Industrial Emissions Regulation and Enforcement

The Houston area’s high concentration of and lax regulatory environment around industry, combined with the historical practice of building toxic facilities in floodplains and near residential areas, puts community health and safety at risk. This situation is worsened by state and federal policymakers that cater to corporate special interests by engaging in coordinated efforts to encourage fossil fuel expansion and codify minimal accountability for polluters.

97% of company-reported illegal emissions go unpenalized by the TCEQ.

What We're Doing

Strong accountability of polluters begins with strong air quality standards and their enforcement. We routinely respond in writing, with testimony, and in our calls to action to proposed air quality-related permits, regulations, rules for implementation, enforcement patterns, and determinations of adherence that are developed by both the local Texas regulator (TCEQ) and the U.S.Environmental Protection Agency (EPA). Strong enforcement of the Clean Air Act (CAA) and of the National Ambient Air Quality Standards (NAAQS) is always a high priority.

Here are some of our priority community health concerns:

BACKYARD POLLUTERS
The absence of zoning laws in Houston and lack of state regulation means concrete batch plants, landfills, metal recyclers and more can open almost anywhere in the city. The over-concentration of these types of facilities in Houston’s communities of color and lower-income neighborhoods negatively affects the health and disrupts the peace of residents. They can emit harmful air pollutants that can contribute to respiratory issues, create significant noise pollution and generate truck traffic on residential streets. It’s time for this to change. 

ETHYLENE OXIDE (EtO)
Texas accounts for nearly half of the entire country’s EtO output, with at least 27 facilities emitting more than 48 tons of this known carcinogen every year. Twelve facilities are located right on the Ship Channel, including in Pasadena, La Porte, and Channelview. These facilities inflict a disproportionate burden on fenceline communities. Breathing air contaminated with EtO can increase your risk of breast cancer and various lymphoid cancers. In their most recent published study from 2016, the EPA concluded that EtO is, in fact, 30 times more carcinogenic than they had previously thought.

TOXIC EMISSIONS FROM FOSSIL FUEL FACILITIES
There has been a pattern of inaction across state and federal agencies meant to protect communities from pollution from petrochemical plants and refineries, storage and export terminals, and other oil and gas infrastructure. New permits for facilities that violate air pollution laws are frequently rubber-stamped and companies face little to no repercussions for illegally polluting environments. An investigation by the Environmental Integrity Project found that the TCEQ issued penalties for less than 3 percent of unauthorized air pollution releases from 2011 to 2016. These failures make already vulnerable communities more at risk for health-harming pollution and chemical incidents.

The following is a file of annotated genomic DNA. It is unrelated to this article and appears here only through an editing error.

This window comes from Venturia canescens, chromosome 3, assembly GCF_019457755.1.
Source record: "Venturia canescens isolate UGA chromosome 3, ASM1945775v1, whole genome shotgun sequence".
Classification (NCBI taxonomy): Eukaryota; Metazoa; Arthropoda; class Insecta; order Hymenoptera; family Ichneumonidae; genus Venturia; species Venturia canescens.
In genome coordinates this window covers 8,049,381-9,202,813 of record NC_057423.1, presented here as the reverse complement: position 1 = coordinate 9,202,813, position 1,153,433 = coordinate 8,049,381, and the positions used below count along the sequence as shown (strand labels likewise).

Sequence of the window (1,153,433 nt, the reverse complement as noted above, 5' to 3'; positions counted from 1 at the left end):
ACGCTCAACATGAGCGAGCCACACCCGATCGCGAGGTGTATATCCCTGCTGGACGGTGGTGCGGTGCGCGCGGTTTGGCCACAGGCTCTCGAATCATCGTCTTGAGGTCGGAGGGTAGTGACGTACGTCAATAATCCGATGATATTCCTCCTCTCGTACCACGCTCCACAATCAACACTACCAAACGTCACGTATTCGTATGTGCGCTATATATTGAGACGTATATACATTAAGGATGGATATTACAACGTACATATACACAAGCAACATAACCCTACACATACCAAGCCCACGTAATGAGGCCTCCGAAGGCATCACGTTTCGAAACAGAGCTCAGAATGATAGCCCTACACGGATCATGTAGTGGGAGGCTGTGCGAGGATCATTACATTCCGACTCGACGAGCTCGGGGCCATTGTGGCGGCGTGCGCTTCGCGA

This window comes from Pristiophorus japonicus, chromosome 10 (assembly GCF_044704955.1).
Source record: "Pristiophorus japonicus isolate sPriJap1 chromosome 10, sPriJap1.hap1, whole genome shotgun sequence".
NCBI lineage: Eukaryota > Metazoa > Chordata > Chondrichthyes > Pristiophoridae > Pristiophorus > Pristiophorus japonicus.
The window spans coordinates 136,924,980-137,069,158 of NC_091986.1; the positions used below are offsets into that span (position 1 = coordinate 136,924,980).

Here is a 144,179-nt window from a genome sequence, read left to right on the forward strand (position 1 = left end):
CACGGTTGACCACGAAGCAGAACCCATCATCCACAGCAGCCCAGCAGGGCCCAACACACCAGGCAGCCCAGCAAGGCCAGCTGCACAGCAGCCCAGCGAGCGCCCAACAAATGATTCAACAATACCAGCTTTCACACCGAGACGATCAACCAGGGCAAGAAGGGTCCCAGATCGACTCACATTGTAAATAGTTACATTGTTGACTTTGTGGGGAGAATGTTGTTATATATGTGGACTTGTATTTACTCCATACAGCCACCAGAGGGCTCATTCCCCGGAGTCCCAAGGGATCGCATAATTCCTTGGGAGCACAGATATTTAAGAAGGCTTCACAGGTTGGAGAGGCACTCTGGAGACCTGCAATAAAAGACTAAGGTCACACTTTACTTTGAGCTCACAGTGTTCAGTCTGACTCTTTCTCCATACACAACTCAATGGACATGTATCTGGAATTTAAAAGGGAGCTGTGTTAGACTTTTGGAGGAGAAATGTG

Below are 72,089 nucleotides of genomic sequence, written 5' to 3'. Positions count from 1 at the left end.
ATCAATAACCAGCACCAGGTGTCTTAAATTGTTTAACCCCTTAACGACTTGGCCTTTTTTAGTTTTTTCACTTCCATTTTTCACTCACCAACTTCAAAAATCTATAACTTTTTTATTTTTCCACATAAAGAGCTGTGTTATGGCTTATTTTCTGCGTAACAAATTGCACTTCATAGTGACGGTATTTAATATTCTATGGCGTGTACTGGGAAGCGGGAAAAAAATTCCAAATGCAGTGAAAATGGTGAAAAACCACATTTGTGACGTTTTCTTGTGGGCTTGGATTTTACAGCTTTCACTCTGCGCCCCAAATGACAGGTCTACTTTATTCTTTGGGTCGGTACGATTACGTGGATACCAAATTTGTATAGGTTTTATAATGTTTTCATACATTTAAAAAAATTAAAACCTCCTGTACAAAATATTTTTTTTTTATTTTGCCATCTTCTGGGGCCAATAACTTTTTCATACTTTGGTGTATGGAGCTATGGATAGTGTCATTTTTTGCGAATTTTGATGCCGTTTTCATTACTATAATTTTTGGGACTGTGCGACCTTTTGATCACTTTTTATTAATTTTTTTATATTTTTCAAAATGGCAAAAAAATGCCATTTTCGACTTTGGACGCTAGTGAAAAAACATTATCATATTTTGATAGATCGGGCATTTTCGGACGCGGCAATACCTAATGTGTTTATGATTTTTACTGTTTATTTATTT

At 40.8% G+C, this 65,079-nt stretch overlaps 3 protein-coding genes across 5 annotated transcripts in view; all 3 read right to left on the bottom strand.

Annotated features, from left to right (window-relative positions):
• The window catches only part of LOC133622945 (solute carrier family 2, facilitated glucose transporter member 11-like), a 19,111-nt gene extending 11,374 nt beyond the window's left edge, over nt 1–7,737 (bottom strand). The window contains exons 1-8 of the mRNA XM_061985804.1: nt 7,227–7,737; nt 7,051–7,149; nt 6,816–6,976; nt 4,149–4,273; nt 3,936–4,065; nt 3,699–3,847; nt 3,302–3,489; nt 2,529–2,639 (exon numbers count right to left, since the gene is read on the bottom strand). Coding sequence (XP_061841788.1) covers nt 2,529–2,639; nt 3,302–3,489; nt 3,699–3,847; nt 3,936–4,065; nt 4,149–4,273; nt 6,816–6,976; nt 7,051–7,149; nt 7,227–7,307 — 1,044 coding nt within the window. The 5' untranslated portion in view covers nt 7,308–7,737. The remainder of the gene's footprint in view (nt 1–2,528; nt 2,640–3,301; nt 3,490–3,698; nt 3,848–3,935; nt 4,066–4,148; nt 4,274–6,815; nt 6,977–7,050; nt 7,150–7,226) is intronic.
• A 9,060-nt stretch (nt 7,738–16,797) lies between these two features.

Read about our air permit notification system and check out our air permit notification map.

RE: Comments on Intercontinental Terminals Company LLC’s Renewal of Federal Operating Permit O1061 – September, 23

RE: Celanese Ltd. Federal Operating Permit No. O1986, Application No. 33188 at 9502 Bayport Blvd, Pasadena, TX 77507-1402 – September 2, 2022

RE: Air Quality Standard Permit for Concrete Batch Plants Proposed Registration No. 157195 for Rocket Materials LLC at 914 Pinafore Lane, Houston, Harris County, Texas – July 29, 2022

RE: Comments in Response to Notice of a Renewal of Federal Operating Permit No. O106, Application No. 32790 – July 20, 2022

RE: Comments on Lyondell Chemical Company Air Quality Permit Number 83817 at 2502 Sheldon Road, Channelview, Harris County, Texas 77530 – July 6, 2022

RE: Comments on Pasadena Refining System, Inc. Air Quality Permit Numbers 20246, 56389, and 80804 at 111 Red Bluff Road, Pasadena, Harris County, Texas 77506, May 27, 2022

RE: Comments Valero Refining-Texas Air Quality Permit Number 2501A, at 9701 Manchester St Houston, Harris County, Texas 77012 – April 28, 2022

RE: Comments on the TCEQ Public Participation and Language Access Plan – March 17, 2022

RE: Comments Air Quality Standard Permit for Concrete Batch Plants Proposed Registration No. 167453 for Avant Garde Construction Co at 10945 Eastex Freeway , Houston, Harris County Texas, 77093 – February 14, 2022

RE: Comments on The TCEQ Sunset Review – January 3, 2022

RE: Comments on Intercontinental Terminals Company LLC’s Proposed Renewal of Federal Operating Permit O3785 – December 9, 2021

RE: Comments on Three Permit Applications Submitted by the TPC Group LLC to Authorize the Butadiene Expansion Project at TPC’s Houston Plant (Permit Nos. 22052, 46307, and 46426) – August 10, 2021 

AAH signs on to a letter to the Chemical Safety Board, calling for reforms – July 8, 2021

AAH’s supporting testimony on HB 1820 to the Environmental Regulation Committee during the 87th Texas Legislative Session – April 12, 2021 (live recording)

AAH’s supporting testimony on HB 2974 to the Environmental Regulation Committee during the 87th Texas Legislative Session – April 26, 2021 (written) | Watch the live recording

AAH’s supporting testimony on HB 3477 to the Environmental Regulation Committee during the 87th Texas Legislative Session – April 26, 2021 (live recording)

RE: INTERCONTINENTAL TERMINALS COMPANY LLC, Air Quality Permit Number 95754 – January 12, 2021